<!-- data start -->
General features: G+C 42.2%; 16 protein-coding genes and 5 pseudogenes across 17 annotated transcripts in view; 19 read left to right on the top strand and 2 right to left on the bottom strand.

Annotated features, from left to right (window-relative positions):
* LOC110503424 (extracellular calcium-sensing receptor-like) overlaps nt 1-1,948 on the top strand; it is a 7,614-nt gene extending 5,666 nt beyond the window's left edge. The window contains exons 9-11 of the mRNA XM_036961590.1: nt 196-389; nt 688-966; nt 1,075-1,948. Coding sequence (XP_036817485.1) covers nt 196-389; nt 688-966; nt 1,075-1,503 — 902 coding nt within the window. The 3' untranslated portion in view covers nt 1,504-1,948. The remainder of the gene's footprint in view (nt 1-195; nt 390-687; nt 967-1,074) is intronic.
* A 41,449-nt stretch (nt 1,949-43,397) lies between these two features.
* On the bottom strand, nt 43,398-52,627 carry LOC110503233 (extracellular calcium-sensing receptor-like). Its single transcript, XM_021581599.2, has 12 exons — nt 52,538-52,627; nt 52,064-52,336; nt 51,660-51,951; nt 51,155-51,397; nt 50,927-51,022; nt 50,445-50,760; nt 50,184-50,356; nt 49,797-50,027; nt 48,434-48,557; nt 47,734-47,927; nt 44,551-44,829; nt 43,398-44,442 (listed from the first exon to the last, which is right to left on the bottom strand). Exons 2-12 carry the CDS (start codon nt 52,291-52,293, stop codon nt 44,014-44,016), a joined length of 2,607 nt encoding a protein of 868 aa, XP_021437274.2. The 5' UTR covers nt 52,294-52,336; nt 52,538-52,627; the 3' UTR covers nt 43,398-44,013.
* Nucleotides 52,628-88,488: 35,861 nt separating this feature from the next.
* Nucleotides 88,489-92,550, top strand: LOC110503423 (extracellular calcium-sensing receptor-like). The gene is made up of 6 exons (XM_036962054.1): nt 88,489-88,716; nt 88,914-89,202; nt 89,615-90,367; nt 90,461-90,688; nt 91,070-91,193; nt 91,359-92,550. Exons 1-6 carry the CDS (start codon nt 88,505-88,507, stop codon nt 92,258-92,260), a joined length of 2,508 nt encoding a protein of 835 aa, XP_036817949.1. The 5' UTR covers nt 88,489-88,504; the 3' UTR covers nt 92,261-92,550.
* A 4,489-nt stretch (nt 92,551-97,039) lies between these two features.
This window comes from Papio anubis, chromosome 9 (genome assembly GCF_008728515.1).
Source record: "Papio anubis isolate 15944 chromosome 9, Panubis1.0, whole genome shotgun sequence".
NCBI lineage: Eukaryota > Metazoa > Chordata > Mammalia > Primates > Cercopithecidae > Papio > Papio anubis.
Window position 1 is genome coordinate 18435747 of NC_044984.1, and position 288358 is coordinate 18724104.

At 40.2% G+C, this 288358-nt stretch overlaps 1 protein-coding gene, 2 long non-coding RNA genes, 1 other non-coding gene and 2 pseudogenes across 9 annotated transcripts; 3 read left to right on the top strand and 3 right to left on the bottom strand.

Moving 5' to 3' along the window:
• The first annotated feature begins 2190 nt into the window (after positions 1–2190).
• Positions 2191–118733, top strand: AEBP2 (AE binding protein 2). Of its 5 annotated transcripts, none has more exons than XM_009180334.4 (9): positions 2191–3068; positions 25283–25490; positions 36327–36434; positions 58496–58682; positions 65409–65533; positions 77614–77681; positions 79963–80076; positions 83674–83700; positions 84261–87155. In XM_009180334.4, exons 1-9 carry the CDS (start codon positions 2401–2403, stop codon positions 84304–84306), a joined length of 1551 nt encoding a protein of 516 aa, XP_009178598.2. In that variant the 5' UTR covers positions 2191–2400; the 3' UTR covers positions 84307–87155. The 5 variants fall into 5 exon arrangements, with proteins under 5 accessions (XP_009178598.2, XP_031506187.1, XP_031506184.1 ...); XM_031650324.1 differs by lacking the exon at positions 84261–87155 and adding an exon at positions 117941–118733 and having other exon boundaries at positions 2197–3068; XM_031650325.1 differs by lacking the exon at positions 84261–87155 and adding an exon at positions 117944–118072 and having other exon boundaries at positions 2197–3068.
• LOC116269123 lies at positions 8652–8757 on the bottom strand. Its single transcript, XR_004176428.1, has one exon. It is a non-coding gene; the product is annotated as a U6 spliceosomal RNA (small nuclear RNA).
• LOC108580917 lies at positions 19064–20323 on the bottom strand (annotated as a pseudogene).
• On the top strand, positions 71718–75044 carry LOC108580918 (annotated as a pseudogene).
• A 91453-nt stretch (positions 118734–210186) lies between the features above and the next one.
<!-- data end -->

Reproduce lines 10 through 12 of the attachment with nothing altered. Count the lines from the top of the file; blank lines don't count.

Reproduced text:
Source record: "Papio anubis isolate 15944 chromosome 9, Panubis1.0, whole genome shotgun sequence".
NCBI lineage: Eukaryota > Metazoa > Chordata > Mammalia > Primates > Cercopithecidae > Papio > Papio anubis.
Window position 1 is genome coordinate 18435747 of NC_044984.1, and position 288358 is coordinate 18724104.